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Dublin Family Joins Forces to Share Stories and to Inspire Young Readers

September 15, 2021

Recently, a rare trifecta was formed in our midst. It had nothing to do with horse racing. Rather, it was a cross-generational collaboration of love. Three siblings contributed their personal writings with the guidance of their maternal grandfather. Some of these stories are a decade old and they were carefully edited and then embellished with original artwork. The result of this collaboration yielded the now published and available book “Rishi’s Jungle Safari.”

Rijuta, Ritama and Ribhav Vallishayee have either matriculated or continue to progress through the Dublin Unified School District. Rijuta is in her second year at Rice University in Houston TX, Ritama is a junior and Ribhav a freshman at Dublin High School. Their proud grandfather, Sadhan Kumar De is a retired professor from the Indian Institute of Technology. He currently resides in Kolkata – the capital of the Indian State of West Bengal. Sadhan is a published author and one of his titles is “Two Beautiful Minds”: Untold Story of IVF Invention. He continues to create stories and the family will concede that he lit the spark that inspired his grandchildren to follow in his footsteps. “Rishi’s Jungle Safari” is a compilation of short stories from all three siblings and the senior De. To understand this journey, we were blessed to sit down with a segment of the family and they shared their thoughts.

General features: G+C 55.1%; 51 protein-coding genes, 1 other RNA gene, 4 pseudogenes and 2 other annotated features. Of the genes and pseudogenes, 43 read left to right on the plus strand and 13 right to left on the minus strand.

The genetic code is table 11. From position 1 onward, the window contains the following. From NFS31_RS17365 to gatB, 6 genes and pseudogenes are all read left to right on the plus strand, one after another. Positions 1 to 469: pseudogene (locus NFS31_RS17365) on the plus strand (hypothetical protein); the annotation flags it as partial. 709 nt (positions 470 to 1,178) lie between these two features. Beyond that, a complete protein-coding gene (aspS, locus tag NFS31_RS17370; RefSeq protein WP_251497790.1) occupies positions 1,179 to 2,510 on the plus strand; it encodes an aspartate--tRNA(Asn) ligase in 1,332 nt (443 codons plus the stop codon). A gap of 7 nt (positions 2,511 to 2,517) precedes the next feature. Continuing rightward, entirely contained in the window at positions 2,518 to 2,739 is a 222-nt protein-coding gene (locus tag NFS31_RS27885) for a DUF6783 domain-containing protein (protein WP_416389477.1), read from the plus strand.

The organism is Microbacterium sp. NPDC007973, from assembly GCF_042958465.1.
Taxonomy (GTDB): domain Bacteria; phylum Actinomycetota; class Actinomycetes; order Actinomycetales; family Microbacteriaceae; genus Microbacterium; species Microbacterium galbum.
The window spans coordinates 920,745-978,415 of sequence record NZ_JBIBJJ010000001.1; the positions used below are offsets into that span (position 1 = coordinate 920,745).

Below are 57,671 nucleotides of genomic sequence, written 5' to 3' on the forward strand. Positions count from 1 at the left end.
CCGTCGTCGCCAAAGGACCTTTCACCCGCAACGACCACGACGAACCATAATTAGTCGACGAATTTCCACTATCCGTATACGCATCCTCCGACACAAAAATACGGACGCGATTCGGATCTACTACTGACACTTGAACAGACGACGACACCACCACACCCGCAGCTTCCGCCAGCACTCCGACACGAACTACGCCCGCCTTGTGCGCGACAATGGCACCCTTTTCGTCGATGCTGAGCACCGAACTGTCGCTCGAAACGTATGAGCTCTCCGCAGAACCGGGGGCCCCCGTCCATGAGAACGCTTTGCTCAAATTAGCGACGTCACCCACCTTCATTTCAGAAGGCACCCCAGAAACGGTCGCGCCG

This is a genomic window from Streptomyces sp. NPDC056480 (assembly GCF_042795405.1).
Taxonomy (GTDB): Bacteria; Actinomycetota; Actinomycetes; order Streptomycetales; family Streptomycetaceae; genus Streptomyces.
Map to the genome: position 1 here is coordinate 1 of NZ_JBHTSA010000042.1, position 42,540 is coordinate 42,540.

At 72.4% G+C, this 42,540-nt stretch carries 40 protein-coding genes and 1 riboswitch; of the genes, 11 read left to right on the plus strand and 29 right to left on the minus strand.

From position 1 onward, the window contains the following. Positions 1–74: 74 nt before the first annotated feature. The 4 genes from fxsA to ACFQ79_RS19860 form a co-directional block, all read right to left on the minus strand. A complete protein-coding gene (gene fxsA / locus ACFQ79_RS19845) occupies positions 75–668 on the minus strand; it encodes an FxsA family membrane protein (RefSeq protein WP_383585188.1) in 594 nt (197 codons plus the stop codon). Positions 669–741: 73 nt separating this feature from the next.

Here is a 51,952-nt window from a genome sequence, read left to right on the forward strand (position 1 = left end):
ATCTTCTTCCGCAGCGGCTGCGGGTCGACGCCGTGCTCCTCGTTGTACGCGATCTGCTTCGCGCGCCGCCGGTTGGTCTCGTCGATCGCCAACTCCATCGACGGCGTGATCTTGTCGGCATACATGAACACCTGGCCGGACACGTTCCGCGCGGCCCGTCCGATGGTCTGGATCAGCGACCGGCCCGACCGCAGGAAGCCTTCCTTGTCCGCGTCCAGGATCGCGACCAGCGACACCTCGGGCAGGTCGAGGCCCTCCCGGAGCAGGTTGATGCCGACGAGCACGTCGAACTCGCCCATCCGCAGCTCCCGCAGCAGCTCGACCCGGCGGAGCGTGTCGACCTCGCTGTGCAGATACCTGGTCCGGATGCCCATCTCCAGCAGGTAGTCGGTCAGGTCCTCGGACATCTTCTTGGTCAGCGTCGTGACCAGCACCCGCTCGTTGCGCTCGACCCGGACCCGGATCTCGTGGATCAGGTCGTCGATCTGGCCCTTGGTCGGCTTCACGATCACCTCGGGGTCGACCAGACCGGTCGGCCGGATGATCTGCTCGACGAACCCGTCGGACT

Authors and Dublin High School Students, Ribhav (9th Grade) and Ritama (11th Grade) Vallishayee. Photo by: Michael Utsumi  Please tell the story of how you and your siblings decided to collaborate with your grandfather on this project. Was this spontaneous or in the works for some time?

Ritama Vallishayee: “I started writing stories with my grandfather from a very young age (maybe from about 5 or 6). As these stories began to accumulate, my grandfather (maybe a year or so ago) had the most tremendous idea of compiling them into a collection of stories, with illustrations as well. Therefore, I would not say that the process was spontaneous in that to me, it has technically been in the works since we began writing stories together. To me, the whole process behind crafting this book and reflecting back on the stories I had written remains a testament to my growth as a person and the amazing connection I have with my grandfather.” Your stories share some common themes including collaboration and compassion. Would you say that these are traits that you possess and are you sending a message to readers?

Ritama: “I would say that collaboration and compassion are traits that I possess, and I believe these traits are the most necessary for connecting to other people and forming meaningful links to those around us. It may seem like quite a predictable and banal concept, but several people, including adults, fail to realize this. Therefore, I believe that as a child, I intended to send this message to readers through my storytelling. Of course, there are not that many adults who expect to read a children’s book and learn something from it, but I find that there are many lessons within this collection of stories that even adults can learn.”  Since you “lost” an onsite year in 2020-21 due to COVID-19, how are you planning to fully maximize your last two years at DHS?